People who know me know I don’t do “review” reviews. I write about my experience seeing a show, or a film or any type of creative performance. I write about how it made me feel, and what the characters did. And if I don’t like it I don’t write about it at all.
Fortunately that’s not the case with The King of Staten Island because it would have been very difficult for me to ignore this project. It’s literally packed with comedian friends and people I know for a really long time.
Kudos first of all to director Judd Apatow, for bringing this amazing cast together, and creating cinematic magic. He produced, directed and co-wrote the script with Pete, and former SNL writer Dave Sirus who all did an amazing job telling this poignant story. When I spoke to Dave he said the experience working with Judd was surreal, and opening day was “a very weird day”, … in a good way!
Just to name the comedy people first, it’s Pete Davidson, Bill Burr, Ricky Velez, Lynn Koplitz, Derek Gaines, Keith Robinson, Pamela Adlon, Rich Vos and Bonnie Macfarlane, Liza Treyger, Mike Vecchione, Carly Aquilino, and Jessica Kirson.
I’m particularly happy for Pete Davidson, because I think he had a lot riding on this film personally. So many people including me were waiting excitedly for it to come out, and it would have been devastating if it had not turned out as well as it did.
Pete gets so much press about so many different things, from all different angles, but he should be very proud of this project, which is loosely based on his own life.
And Judd must have been so proud that his daughter Maude was so great in the film playing Pete’s sister, who loves Pete/Scott in spite of himself.
I called Dave to congratulate him and he said it was a really crazy, “weird” day for him. I can only imagine.
I don’t think I’ve ever seen a film where I had a connection to so many people and even to a location in the film. I can’t do any spoilers so I’m going to keep this article limited mostly to the talent and the parts they played.
Pete, who stars in the film as Scott Carlin, and co-wrote it with Judd and Dave, plays a 24 year old Staten Island stoner who doesn’t have much direction, thanks to the confusion caused by his severe A.D.D.
He does have a dream though and that is to someday open a tattoo restaurant, which would be the first of it’s kind. Until that either happened or didn’t happen, he’d be just as comfortable hanging out in his basement with a few friends getting stoned.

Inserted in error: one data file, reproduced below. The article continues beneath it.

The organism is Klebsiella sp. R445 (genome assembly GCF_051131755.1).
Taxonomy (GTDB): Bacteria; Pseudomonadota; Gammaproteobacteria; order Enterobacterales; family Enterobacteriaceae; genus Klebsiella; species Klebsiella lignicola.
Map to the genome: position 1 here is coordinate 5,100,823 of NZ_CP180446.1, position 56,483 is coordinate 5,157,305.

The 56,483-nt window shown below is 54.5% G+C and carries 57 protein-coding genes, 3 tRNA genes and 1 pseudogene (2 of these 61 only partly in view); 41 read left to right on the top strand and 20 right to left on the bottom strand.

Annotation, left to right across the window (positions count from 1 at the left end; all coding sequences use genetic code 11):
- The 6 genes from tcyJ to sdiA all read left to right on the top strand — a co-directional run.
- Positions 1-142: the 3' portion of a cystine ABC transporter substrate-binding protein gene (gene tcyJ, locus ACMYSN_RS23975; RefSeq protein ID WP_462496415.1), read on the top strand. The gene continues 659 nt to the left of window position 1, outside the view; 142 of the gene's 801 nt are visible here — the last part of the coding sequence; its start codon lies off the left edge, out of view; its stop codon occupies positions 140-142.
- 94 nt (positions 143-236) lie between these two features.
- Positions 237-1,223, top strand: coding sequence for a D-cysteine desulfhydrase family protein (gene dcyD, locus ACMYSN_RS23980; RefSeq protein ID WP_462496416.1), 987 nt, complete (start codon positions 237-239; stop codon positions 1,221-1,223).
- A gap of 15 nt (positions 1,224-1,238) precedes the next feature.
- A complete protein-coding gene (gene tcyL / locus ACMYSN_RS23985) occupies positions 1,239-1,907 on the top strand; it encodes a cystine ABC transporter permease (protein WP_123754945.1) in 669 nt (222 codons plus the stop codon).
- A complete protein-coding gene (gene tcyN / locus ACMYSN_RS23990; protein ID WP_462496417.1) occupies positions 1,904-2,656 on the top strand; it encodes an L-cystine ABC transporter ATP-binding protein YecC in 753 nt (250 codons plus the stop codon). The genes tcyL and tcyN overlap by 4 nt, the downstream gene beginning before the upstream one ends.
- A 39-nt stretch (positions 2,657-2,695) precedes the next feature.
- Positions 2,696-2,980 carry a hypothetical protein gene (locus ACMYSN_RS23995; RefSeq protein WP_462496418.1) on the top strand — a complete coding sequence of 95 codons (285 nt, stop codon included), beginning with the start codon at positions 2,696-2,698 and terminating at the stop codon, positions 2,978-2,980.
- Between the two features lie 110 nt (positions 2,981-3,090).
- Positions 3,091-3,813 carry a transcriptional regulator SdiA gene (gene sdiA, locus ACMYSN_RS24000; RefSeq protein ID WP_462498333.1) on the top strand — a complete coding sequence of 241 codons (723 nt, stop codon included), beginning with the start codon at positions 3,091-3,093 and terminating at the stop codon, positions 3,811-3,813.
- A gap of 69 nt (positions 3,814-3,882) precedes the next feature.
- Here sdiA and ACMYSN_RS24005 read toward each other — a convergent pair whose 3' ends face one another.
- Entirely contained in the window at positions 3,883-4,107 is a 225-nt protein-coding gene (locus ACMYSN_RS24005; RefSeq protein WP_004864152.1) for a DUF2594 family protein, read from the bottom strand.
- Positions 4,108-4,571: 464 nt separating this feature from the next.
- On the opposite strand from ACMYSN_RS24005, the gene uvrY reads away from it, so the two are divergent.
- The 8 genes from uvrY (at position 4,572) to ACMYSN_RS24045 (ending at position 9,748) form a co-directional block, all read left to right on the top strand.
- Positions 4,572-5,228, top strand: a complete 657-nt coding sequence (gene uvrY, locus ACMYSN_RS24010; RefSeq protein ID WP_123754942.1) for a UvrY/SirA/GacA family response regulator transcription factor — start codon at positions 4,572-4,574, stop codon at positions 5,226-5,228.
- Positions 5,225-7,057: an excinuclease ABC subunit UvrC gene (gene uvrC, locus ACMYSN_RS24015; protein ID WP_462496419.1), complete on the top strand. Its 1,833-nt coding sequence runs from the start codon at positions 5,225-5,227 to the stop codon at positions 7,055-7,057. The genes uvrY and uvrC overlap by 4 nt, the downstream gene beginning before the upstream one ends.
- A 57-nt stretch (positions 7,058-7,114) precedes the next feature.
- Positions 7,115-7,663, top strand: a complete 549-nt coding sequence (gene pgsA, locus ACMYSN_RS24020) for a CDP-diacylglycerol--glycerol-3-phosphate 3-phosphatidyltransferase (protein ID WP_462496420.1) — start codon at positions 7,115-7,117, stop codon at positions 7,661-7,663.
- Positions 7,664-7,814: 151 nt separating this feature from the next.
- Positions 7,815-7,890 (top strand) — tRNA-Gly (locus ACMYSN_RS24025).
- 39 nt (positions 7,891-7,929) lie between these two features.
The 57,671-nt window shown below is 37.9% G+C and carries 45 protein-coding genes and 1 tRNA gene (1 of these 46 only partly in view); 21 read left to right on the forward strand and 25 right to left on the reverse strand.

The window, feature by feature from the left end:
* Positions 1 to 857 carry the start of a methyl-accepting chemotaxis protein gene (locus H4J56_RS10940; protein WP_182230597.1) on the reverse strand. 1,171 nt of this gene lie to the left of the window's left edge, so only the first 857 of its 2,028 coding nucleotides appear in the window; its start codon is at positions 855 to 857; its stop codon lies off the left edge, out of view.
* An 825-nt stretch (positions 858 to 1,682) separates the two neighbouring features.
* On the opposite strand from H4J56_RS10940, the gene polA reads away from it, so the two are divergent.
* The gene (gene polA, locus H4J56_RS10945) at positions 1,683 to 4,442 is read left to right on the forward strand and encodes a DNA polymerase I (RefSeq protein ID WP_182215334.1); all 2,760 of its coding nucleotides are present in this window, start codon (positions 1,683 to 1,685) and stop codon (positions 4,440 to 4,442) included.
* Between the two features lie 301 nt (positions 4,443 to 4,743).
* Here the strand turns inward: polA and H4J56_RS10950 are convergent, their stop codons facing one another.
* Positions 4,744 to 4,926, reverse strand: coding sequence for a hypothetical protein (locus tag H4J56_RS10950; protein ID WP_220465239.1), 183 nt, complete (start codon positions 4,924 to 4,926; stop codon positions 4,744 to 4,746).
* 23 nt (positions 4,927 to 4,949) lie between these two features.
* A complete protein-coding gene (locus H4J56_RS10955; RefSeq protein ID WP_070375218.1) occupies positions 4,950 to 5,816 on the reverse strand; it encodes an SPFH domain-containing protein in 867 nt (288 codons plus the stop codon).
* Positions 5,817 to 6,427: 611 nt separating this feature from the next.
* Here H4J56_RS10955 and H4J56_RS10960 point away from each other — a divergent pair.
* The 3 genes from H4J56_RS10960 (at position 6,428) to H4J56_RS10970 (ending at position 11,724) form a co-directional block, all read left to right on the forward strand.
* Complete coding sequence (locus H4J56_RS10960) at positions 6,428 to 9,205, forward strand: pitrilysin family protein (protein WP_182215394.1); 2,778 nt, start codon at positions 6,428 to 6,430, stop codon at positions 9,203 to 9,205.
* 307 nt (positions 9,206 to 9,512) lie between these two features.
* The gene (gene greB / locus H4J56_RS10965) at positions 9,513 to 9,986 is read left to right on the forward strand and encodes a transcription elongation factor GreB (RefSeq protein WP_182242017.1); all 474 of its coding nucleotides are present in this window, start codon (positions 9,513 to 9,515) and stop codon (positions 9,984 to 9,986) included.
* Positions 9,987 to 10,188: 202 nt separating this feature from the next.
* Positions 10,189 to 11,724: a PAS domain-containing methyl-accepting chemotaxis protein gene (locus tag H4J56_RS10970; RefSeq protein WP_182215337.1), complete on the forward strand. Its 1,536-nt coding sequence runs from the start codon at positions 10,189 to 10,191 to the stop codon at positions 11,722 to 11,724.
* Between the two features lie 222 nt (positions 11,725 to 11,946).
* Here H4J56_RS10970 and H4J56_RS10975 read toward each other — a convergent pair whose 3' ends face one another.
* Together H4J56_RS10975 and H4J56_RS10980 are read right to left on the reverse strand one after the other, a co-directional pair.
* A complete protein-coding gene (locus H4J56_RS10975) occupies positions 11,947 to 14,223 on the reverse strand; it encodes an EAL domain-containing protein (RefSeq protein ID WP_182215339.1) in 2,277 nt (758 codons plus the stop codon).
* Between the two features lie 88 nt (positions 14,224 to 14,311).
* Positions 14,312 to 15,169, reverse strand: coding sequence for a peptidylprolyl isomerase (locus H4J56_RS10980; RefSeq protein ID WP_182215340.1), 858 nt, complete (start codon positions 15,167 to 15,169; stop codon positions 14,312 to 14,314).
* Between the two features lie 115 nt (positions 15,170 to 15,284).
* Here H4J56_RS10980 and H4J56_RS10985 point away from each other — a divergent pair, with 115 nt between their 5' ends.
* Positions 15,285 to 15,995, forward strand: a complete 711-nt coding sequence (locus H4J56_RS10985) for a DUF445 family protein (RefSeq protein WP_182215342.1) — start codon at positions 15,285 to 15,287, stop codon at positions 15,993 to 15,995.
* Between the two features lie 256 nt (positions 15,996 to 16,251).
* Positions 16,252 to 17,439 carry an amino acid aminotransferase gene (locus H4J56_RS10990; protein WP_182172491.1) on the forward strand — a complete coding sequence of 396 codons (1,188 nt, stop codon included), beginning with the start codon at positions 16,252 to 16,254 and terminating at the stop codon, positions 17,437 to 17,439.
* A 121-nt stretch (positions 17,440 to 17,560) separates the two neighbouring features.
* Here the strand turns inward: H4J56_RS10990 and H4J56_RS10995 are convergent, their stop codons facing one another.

He’s torn up about the death of his fireman Dad when he was only 7, but isn’t really in touch with that as the cause of his inner turmoil and emotional pain.
I happen to know Pete since he was about 17. He used to do my late night show at The Comic Strip. He’d come in late at night with Jordan Rock and was really shy and really funny. I had a feeling he was gonna do big things, but nobody could guess at the time where he would go, and the heights he would reach.
I shared the excitement with him when Nick Cannon took him under his wing and brought him out on the road, and Pete used to tell me how amazing it was being with Nick and Mariah.
And then some years later we shot some fun video interviews up in Montreal, when he was asked to perform at the Just for Laughs Festival two years in a row. I remember how excited he was about being up there.
Then one night at Gotham Comedy Club, where he performed pretty often, he introduced me to his girlfriend at the time, super funny comedian Carly Aquilino, and told her she could tell me anything because I was someone who could be trusted. That was very cool.
Carly also has a part in the movie as Tara, and I almost didn’t recognize her with her super blonde hair which has been many other colors including pink!
The last time I saw Pete was with Bill Burr when he and Bill produced Paul Virzi’s special and I drove up to watch the taping and hang out backstage with those guys.
Bill Burr, who is so great in this part, plays a fireman named Ray with a big caterpiller moustache, who winds up dating Pete’s Mom Margie, in the film played by my old friend, the incredibly talented Marisa Tomei.
In 1995 I was working with the Audrey Hepburn Foundation and went to the first year of the Aspen Comedy Festival representing the foundation, whose goal was to help poor children all over the world. I knew Marisa from the Naked Angels theatre troupe, as she was one of the founding members, and I used to go every week as one of the writers whose work they’d read.